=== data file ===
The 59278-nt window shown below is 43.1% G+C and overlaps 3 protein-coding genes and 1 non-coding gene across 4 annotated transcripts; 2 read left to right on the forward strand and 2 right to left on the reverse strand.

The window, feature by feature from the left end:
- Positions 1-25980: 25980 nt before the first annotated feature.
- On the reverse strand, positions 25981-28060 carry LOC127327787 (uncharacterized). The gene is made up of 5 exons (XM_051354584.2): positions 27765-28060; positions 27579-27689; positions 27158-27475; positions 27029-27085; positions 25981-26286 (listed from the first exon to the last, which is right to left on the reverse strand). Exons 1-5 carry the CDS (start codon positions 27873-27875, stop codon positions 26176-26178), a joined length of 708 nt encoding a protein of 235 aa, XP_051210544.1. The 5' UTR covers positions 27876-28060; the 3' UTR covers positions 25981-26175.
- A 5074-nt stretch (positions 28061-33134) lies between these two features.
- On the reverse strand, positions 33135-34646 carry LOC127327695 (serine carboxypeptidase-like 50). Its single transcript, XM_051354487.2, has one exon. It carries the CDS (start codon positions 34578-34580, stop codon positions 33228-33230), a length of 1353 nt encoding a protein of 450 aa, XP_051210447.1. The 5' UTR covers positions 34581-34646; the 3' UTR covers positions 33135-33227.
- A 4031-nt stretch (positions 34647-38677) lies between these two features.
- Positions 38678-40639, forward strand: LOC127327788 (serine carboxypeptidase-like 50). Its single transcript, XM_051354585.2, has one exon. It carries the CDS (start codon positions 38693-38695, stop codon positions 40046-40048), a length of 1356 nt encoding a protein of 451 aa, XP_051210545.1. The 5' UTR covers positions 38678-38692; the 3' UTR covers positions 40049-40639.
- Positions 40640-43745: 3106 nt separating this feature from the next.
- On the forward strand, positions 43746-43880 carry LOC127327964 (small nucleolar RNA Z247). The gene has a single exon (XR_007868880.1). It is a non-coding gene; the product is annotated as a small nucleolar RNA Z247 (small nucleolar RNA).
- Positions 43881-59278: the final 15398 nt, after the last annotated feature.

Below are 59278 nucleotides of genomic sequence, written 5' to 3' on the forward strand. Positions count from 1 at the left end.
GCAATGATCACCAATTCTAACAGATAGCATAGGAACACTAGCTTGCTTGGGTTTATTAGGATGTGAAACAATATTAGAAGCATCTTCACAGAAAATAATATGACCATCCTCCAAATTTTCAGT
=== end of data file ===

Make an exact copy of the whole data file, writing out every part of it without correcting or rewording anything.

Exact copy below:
The 59278-nt window shown below is 43.1% G+C and overlaps 3 protein-coding genes and 1 non-coding gene across 4 annotated transcripts; 2 read left to right on the forward strand and 2 right to left on the reverse strand.

The window, feature by feature from the left end:
- Positions 1-25980: 25980 nt before the first annotated feature.
- On the reverse strand, positions 25981-28060 carry LOC127327787 (uncharacterized). The gene is made up of 5 exons (XM_051354584.2): positions 27765-28060; positions 27579-27689; positions 27158-27475; positions 27029-27085; positions 25981-26286 (listed from the first exon to the last, which is right to left on the reverse strand). Exons 1-5 carry the CDS (start codon positions 27873-27875, stop codon positions 26176-26178), a joined length of 708 nt encoding a protein of 235 aa, XP_051210544.1. The 5' UTR covers positions 27876-28060; the 3' UTR covers positions 25981-26175.
- A 5074-nt stretch (positions 28061-33134) lies between these two features.
- On the reverse strand, positions 33135-34646 carry LOC127327695 (serine carboxypeptidase-like 50). Its single transcript, XM_051354487.2, has one exon. It carries the CDS (start codon positions 34578-34580, stop codon positions 33228-33230), a length of 1353 nt encoding a protein of 450 aa, XP_051210447.1. The 5' UTR covers positions 34581-34646; the 3' UTR covers positions 33135-33227.
- A 4031-nt stretch (positions 34647-38677) lies between these two features.
- Positions 38678-40639, forward strand: LOC127327788 (serine carboxypeptidase-like 50). Its single transcript, XM_051354585.2, has one exon. It carries the CDS (start codon positions 38693-38695, stop codon positions 40046-40048), a length of 1356 nt encoding a protein of 451 aa, XP_051210545.1. The 5' UTR covers positions 38678-38692; the 3' UTR covers positions 40049-40639.
- Positions 40640-43745: 3106 nt separating this feature from the next.
- On the forward strand, positions 43746-43880 carry LOC127327964 (small nucleolar RNA Z247). The gene has a single exon (XR_007868880.1). It is a non-coding gene; the product is annotated as a small nucleolar RNA Z247 (small nucleolar RNA).
- Positions 43881-59278: the final 15398 nt, after the last annotated feature.

Below are 59278 nucleotides of genomic sequence, written 5' to 3' on the forward strand. Positions count from 1 at the left end.
GCAATGATCACCAATTCTAACAGATAGCATAGGAACACTAGCTTGCTTGGGTTTATTAGGATGTGAAACAATATTAGAAGCATCTTCACAGAAAATAATATGACCATCCTCCAAATTTTCAGT